Children learn through play. As an occupational therapist who works with children and youth, I use games and toys almost every day to help develop important cognitive, visual perceptual, motor, sensory, social, play and leisure skills. While many different types of activities can be used in therapy, this blog focuses on off-the-shelf games and toys that are accessible to most. Whether you are a therapist, parent, teacher, or a game lover like me, I hope you discover something useful while you are here. Learn a different way to play a game you already own or discover a new game for your next family game night. Either way, just go play. It's good for you!

The OT Magazine named The Playful Otter one of the Top 5 Pediatric OT Blogs.

Friday, January 23, 2015

Melissa & Doug Stretch and Match Geoboard

Work on pincer grasp, finger strength, eye-hand coordination, manual dexterity, precise fine motor control, coordinated use of both hands, visual discrimination, figure ground, spatial relations, visual closure, thinking skills, play exploration and participation
In the box: Wooden frame with a clear peg board, 8 double-sided picture cards (total 16 designs), 32 bands in 2 sizes
 Ages 4+
The goal is to stretch the rubber bands around the different shapes on the pictures, staying on the dotted lines. Another favorite, the cards include kid-appealing pictures and the colors are bright. The rubber bands are thicker than regular rubber bands, more like pony tail bands, and there are only two different sizes. The cards are not graded for difficulty, but there are several levels that you can pick out yourself. Some of the cards have basic, clear-cut geometric shapes, like the house below. Some of the cards are more difficult because the shapes are rounded, like the octopus below. Then other shapes are more difficult because the shapes, and rubber bands, overlap and may be harder to "see" for some. Cards slip in and out through the top. Pictures include fireworks, frog, campfire, fire truck, train, spider, fish, pyramids, sailboat, treasure chest on beach, and playground. A dry-erase picture card is included to let kids create their own pictures.  It does not have any kind of storage box so you will have to figure out how to keep the bands with the board.  I ended up buying it twice because I lost the bands!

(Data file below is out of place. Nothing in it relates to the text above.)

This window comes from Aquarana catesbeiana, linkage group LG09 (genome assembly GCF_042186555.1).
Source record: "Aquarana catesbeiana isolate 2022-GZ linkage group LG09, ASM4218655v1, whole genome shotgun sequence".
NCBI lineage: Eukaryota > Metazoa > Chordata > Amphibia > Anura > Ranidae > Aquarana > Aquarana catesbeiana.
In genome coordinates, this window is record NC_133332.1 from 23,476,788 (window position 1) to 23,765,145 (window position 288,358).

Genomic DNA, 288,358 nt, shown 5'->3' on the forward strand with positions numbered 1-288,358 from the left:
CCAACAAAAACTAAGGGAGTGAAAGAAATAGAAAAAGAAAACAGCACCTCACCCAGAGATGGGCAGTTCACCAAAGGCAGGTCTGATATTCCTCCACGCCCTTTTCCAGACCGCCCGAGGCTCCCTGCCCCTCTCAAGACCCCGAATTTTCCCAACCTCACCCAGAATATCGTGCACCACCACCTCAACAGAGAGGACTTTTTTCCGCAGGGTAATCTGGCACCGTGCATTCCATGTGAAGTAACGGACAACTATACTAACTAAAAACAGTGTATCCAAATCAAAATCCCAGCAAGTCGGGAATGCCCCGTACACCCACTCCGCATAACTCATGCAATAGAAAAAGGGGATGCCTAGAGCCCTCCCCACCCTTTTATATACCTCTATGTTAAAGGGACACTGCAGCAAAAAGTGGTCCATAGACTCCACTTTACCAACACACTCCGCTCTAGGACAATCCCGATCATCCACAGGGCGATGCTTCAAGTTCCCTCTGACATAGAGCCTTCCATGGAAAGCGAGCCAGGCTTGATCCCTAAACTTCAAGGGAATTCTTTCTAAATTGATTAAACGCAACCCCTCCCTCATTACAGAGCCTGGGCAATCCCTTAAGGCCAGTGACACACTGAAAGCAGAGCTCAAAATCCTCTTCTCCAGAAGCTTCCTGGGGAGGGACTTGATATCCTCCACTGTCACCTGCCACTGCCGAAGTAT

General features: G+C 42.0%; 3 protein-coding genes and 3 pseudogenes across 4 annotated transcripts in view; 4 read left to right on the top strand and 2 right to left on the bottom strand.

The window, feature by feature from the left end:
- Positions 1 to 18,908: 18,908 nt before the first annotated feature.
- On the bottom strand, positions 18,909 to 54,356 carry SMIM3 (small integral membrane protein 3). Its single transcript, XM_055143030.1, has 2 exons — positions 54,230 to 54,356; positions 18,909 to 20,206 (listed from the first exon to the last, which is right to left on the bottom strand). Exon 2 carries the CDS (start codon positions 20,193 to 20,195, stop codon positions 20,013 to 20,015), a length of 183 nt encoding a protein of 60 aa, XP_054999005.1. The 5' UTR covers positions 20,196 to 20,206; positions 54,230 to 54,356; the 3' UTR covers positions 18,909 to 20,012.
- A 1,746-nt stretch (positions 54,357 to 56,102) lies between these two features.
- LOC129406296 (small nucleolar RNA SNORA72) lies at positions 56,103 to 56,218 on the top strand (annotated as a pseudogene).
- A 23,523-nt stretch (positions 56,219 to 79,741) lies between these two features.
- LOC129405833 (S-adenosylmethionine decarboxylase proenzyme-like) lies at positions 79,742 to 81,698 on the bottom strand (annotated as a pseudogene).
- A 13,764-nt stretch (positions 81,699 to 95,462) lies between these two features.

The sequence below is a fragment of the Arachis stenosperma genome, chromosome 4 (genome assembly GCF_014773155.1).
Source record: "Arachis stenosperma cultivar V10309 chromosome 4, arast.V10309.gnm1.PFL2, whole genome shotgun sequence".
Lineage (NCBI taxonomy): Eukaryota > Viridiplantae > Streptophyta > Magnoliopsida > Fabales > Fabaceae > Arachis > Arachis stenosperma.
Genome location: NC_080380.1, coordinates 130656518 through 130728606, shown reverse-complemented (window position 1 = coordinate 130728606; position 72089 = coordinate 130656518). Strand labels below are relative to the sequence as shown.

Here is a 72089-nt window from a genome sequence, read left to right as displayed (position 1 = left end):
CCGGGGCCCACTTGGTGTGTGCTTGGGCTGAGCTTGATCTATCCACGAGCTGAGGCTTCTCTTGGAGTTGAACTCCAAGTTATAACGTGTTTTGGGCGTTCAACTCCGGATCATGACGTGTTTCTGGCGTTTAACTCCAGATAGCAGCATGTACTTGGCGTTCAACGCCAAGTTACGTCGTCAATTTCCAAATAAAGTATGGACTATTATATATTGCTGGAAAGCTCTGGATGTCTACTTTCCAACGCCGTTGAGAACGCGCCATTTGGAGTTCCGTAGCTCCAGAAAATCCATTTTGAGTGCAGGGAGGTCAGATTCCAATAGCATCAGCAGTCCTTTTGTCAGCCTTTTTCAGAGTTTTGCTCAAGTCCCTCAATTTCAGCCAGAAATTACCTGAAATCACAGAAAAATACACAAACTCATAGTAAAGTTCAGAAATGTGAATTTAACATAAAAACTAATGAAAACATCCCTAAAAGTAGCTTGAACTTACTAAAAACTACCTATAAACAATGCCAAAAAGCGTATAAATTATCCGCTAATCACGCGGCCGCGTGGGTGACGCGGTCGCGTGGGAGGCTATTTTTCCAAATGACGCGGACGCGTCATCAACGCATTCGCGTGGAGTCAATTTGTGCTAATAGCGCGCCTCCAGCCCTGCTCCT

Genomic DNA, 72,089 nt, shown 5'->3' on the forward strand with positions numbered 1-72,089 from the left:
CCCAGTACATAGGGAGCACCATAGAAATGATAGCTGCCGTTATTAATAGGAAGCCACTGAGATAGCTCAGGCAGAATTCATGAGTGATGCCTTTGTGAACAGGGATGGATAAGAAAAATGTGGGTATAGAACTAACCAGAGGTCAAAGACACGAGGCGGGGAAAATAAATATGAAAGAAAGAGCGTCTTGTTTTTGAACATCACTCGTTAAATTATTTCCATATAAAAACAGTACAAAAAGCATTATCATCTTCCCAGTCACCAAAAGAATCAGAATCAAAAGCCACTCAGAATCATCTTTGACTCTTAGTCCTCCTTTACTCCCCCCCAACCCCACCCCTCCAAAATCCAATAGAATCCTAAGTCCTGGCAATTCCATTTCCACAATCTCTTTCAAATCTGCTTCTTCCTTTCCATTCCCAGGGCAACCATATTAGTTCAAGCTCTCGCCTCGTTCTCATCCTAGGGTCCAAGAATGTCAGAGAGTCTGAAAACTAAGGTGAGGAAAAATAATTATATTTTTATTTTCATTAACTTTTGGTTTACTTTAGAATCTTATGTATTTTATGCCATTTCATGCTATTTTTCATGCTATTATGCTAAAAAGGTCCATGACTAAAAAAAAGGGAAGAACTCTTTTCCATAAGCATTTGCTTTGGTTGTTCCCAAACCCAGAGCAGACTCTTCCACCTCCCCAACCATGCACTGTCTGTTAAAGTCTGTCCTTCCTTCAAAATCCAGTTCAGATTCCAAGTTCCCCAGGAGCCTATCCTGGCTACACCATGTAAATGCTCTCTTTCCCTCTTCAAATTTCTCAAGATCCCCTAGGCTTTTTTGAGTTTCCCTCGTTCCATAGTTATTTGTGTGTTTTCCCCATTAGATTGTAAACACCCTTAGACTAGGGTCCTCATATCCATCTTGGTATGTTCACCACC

Try this:
  • Start with the pictures that have basic geometric shapes, like the house on the example. Then move to the pictures like the octopus which are a little harder because the shapes are rounded, and pictures where shapes are rounded.
  • Let the individual put the cards in and take them out through the slit at the top.
  • Allow the individual to choose the correct size of band for each shape.
If you would like to purchase this item or just find out more information, click on the image below to be taken to Amazon.com.

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